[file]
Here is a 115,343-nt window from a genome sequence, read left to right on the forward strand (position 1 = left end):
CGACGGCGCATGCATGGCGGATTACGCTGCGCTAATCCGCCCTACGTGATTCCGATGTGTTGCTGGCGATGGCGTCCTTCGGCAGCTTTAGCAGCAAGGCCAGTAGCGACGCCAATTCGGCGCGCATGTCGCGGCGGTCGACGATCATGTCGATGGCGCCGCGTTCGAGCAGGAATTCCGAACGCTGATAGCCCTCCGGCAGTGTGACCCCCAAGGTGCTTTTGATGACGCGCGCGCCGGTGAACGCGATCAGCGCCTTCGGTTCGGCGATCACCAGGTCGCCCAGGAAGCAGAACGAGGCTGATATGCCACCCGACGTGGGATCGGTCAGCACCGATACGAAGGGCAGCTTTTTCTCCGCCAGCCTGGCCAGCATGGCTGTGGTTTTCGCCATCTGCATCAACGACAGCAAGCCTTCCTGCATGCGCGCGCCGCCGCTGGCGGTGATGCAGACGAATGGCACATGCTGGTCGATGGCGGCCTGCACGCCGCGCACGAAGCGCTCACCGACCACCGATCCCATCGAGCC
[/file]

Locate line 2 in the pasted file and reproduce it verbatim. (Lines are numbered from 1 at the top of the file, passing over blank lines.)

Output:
CGACGGCGCATGCATGGCGGATTACGCTGCGCTAATCCGCCCTACGTGATTCCGATGTGTTGCTGGCGATGGCGTCCTTCGGCAGCTTTAGCAGCAAGGCCAGTAGCGACGCCAATTCGGCGCGCATGTCGCGGCGGTCGACGATCATGTCGATGGCGCCGCGTTCGAGCAGGAATTCCGAACGCTGATAGCCCTCCGGCAGTGTGACCCCCAAGGTGCTTTTGATGACGCGCGCGCCGGTGAACGCGATCAGCGCCTTCGGTTCGGCGATCACCAGGTCGCCCAGGAAGCAGAACGAGGCTGATATGCCACCCGACGTGGGATCGGTCAGCACCGATACGAAGGGCAGCTTTTTCTCCGCCAGCCTGGCCAGCATGGCTGTGGTTTTCGCCATCTGCATCAACGACAGCAAGCCTTCCTGCATGCGCGCGCCGCCGCTGGCGGTGATGCAGACGAATGGCACATGCTGGTCGATGGCGGCCTGCACGCCGCGCACGAAGCGCTCACCGACCACCGATCCCATCGAGCC